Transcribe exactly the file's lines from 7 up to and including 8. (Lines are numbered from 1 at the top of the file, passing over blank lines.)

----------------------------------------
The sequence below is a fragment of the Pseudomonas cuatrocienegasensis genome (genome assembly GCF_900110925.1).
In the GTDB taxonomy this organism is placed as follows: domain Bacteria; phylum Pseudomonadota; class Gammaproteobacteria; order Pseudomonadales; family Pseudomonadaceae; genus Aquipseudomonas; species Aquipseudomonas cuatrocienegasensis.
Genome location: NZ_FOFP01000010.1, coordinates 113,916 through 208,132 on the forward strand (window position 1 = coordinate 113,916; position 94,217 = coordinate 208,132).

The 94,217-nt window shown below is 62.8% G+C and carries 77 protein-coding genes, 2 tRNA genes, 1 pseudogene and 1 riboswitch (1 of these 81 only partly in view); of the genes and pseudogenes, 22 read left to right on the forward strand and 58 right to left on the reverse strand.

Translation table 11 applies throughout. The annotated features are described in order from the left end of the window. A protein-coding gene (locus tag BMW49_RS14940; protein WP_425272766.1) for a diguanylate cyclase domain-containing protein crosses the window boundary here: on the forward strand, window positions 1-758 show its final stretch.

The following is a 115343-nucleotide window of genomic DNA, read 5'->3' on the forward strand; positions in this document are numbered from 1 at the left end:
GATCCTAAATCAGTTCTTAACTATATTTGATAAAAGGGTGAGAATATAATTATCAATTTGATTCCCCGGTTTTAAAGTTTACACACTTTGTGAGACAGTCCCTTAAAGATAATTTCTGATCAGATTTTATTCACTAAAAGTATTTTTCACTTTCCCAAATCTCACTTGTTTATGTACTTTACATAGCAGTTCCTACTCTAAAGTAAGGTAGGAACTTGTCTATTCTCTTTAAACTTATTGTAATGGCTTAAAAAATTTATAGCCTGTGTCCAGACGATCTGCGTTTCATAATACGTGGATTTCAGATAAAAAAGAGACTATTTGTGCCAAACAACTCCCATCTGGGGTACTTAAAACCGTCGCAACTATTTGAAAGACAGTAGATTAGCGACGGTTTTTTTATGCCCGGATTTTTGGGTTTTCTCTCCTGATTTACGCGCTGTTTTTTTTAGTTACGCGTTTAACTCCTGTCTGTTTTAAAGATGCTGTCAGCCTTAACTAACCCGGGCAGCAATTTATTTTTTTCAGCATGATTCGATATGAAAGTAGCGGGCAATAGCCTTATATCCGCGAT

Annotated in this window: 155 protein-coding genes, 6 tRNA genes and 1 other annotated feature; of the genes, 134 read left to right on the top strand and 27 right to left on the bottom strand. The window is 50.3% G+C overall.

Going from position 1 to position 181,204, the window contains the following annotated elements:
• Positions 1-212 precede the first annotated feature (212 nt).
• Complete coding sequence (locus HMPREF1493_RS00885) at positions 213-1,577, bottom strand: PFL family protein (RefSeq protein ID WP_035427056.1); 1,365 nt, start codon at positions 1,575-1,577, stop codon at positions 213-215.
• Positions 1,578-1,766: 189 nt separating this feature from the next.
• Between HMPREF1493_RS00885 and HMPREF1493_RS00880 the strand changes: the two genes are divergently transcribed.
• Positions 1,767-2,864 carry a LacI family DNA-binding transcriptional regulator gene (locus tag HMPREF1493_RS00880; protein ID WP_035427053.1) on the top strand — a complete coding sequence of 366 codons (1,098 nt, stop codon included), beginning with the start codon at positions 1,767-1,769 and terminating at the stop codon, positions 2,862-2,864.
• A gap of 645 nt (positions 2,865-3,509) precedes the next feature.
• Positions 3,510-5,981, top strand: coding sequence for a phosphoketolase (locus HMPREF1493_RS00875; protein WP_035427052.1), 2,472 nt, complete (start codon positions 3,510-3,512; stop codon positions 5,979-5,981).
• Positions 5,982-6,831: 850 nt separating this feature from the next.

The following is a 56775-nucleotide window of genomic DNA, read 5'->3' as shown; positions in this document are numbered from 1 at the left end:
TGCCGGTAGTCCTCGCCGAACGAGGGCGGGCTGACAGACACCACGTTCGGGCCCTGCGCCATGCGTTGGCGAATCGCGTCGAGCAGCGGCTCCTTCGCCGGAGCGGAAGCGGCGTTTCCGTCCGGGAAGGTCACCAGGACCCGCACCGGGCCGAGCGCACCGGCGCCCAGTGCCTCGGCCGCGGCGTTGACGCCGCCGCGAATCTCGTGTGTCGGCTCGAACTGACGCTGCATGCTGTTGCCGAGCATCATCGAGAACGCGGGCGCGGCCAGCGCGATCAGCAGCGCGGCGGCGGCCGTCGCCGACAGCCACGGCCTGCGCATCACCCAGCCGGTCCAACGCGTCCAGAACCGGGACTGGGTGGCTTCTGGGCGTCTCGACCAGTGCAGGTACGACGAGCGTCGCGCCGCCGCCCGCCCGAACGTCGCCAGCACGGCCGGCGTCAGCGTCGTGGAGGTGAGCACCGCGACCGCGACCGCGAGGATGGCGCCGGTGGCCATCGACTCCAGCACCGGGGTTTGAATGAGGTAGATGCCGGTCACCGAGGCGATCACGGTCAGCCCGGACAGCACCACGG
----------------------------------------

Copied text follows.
GATCCTAAATCAGTTCTTAACTATATTTGATAAAAGGGTGAGAATATAATTATCAATTTGATTCCCCGGTTTTAAAGTTTACACACTTTGTGAGACAGTCCCTTAAAGATAATTTCTGATCAGATTTTATTCACTAAAAGTATTTTTCACTTTCCCAAATCTCACTTGTTTATGTACTTTACATAGCAGTTCCTACTCTAAAGTAAGGTAGGAACTTGTCTATTCTCTTTAAACTTATTGTAATGGCTTAAAAAATTTATAGCCTGTGTCCAGACGATCTGCGTTTCATAATACGTGGATTTCAGATAAAAAAGAGACTATTTGTGCCAAACAACTCCCATCTGGGGTACTTAAAACCGTCGCAACTATTTGAAAGACAGTAGATTAGCGACGGTTTTTTTATGCCCGGATTTTTGGGTTTTCTCTCCTGATTTACGCGCTGTTTTTTTTAGTTACGCGTTTAACTCCTGTCTGTTTTAAAGATGCTGTCAGCCTTAACTAACCCGGGCAGCAATTTATTTTTTTCAGCATGATTCGATATGAAAGTAGCGGGCAATAGCCTTATATCCGCGAT

Annotated in this window: 155 protein-coding genes, 6 tRNA genes and 1 other annotated feature; of the genes, 134 read left to right on the top strand and 27 right to left on the bottom strand. The window is 50.3% G+C overall.